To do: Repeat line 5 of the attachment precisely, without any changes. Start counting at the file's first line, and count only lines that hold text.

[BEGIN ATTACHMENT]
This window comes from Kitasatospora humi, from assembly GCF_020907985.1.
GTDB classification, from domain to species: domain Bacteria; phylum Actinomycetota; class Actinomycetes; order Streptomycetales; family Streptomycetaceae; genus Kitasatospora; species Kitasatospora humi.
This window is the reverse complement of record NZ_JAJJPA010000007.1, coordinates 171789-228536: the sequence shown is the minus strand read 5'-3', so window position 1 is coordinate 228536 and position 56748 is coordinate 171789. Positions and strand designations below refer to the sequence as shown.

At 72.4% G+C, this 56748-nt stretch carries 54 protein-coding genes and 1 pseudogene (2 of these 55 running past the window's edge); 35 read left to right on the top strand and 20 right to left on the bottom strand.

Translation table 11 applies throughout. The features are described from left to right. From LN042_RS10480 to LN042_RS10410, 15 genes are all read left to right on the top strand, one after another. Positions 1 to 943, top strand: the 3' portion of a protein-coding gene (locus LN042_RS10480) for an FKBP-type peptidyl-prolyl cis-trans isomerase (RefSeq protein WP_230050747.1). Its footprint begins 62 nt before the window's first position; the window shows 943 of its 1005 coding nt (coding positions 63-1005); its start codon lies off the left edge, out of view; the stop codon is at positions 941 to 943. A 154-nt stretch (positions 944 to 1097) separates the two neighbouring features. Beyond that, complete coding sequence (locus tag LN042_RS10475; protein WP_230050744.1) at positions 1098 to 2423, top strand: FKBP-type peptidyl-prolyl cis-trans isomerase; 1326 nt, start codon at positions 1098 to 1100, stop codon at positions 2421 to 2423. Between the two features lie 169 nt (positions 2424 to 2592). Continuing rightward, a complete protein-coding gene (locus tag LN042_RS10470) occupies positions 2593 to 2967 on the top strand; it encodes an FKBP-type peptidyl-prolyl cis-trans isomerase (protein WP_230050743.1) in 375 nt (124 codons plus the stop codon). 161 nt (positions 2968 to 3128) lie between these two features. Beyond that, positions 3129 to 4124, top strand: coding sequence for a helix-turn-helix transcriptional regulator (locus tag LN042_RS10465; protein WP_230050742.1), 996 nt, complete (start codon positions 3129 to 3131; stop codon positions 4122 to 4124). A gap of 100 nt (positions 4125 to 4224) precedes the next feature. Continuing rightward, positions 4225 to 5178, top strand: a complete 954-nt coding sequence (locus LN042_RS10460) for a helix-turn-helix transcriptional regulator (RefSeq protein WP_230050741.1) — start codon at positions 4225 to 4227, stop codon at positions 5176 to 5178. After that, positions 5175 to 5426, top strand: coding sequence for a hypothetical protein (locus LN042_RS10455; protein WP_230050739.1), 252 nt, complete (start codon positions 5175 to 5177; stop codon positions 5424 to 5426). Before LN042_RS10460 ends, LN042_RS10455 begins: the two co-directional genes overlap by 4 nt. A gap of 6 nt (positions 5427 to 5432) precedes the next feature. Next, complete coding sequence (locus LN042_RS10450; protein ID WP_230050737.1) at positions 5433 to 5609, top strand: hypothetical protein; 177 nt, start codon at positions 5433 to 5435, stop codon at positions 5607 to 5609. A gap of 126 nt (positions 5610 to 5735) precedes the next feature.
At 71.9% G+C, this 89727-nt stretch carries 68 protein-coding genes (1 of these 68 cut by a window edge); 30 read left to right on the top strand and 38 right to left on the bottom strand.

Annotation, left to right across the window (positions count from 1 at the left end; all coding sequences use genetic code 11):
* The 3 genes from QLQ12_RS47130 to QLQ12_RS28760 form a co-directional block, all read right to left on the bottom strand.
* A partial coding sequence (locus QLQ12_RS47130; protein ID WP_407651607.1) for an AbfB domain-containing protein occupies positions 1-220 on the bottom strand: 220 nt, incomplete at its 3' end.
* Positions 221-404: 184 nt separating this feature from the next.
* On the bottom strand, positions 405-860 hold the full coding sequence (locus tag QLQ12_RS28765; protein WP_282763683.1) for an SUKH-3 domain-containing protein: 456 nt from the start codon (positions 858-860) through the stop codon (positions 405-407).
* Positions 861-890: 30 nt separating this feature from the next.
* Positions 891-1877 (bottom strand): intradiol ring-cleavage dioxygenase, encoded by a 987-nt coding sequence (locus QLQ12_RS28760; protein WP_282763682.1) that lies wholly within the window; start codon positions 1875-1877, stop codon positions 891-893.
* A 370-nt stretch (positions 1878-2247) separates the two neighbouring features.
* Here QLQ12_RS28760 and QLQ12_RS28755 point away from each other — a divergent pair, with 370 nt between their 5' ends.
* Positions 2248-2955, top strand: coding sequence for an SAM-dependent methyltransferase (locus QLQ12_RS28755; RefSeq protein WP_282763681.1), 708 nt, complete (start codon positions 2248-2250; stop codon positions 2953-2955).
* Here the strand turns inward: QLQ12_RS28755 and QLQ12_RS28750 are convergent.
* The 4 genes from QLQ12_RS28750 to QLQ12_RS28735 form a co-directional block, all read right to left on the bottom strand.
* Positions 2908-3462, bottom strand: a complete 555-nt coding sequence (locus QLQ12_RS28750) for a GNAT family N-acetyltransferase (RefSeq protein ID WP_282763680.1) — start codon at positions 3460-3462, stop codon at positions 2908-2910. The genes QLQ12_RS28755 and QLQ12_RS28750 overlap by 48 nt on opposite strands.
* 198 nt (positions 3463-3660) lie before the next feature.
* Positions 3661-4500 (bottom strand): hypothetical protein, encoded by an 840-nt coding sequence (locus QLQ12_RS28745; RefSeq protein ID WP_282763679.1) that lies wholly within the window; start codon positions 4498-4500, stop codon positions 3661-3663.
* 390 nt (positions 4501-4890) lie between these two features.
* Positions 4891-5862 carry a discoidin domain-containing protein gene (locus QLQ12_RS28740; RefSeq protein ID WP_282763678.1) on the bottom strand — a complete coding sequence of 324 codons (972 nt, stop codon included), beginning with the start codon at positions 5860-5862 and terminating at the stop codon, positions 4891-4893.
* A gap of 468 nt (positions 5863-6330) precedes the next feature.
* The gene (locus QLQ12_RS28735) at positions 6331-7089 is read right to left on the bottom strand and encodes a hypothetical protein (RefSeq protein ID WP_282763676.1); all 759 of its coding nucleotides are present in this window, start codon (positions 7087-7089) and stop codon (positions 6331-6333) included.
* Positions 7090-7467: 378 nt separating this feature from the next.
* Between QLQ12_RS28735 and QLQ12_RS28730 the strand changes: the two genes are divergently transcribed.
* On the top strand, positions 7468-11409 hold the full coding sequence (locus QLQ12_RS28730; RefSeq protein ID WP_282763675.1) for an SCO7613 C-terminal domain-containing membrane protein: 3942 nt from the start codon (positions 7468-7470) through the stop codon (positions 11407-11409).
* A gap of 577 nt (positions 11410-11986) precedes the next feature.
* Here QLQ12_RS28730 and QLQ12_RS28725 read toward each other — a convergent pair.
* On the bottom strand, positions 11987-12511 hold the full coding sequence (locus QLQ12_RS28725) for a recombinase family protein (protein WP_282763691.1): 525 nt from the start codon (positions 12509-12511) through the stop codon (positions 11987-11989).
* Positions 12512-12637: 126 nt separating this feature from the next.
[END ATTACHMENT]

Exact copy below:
Translation table 11 applies throughout. The features are described from left to right. From LN042_RS10480 to LN042_RS10410, 15 genes are all read left to right on the top strand, one after another. Positions 1 to 943, top strand: the 3' portion of a protein-coding gene (locus LN042_RS10480) for an FKBP-type peptidyl-prolyl cis-trans isomerase (RefSeq protein WP_230050747.1). Its footprint begins 62 nt before the window's first position; the window shows 943 of its 1005 coding nt (coding positions 63-1005); its start codon lies off the left edge, out of view; the stop codon is at positions 941 to 943. A 154-nt stretch (positions 944 to 1097) separates the two neighbouring features. Beyond that, complete coding sequence (locus tag LN042_RS10475; protein WP_230050744.1) at positions 1098 to 2423, top strand: FKBP-type peptidyl-prolyl cis-trans isomerase; 1326 nt, start codon at positions 1098 to 1100, stop codon at positions 2421 to 2423. Between the two features lie 169 nt (positions 2424 to 2592). Continuing rightward, a complete protein-coding gene (locus tag LN042_RS10470) occupies positions 2593 to 2967 on the top strand; it encodes an FKBP-type peptidyl-prolyl cis-trans isomerase (protein WP_230050743.1) in 375 nt (124 codons plus the stop codon). 161 nt (positions 2968 to 3128) lie between these two features. Beyond that, positions 3129 to 4124, top strand: coding sequence for a helix-turn-helix transcriptional regulator (locus tag LN042_RS10465; protein WP_230050742.1), 996 nt, complete (start codon positions 3129 to 3131; stop codon positions 4122 to 4124). A gap of 100 nt (positions 4125 to 4224) precedes the next feature. Continuing rightward, positions 4225 to 5178, top strand: a complete 954-nt coding sequence (locus LN042_RS10460) for a helix-turn-helix transcriptional regulator (RefSeq protein WP_230050741.1) — start codon at positions 4225 to 4227, stop codon at positions 5176 to 5178. After that, positions 5175 to 5426, top strand: coding sequence for a hypothetical protein (locus LN042_RS10455; protein WP_230050739.1), 252 nt, complete (start codon positions 5175 to 5177; stop codon positions 5424 to 5426). Before LN042_RS10460 ends, LN042_RS10455 begins: the two co-directional genes overlap by 4 nt. A gap of 6 nt (positions 5427 to 5432) precedes the next feature. Next, complete coding sequence (locus LN042_RS10450; protein ID WP_230050737.1) at positions 5433 to 5609, top strand: hypothetical protein; 177 nt, start codon at positions 5433 to 5435, stop codon at positions 5607 to 5609. A gap of 126 nt (positions 5610 to 5735) precedes the next feature.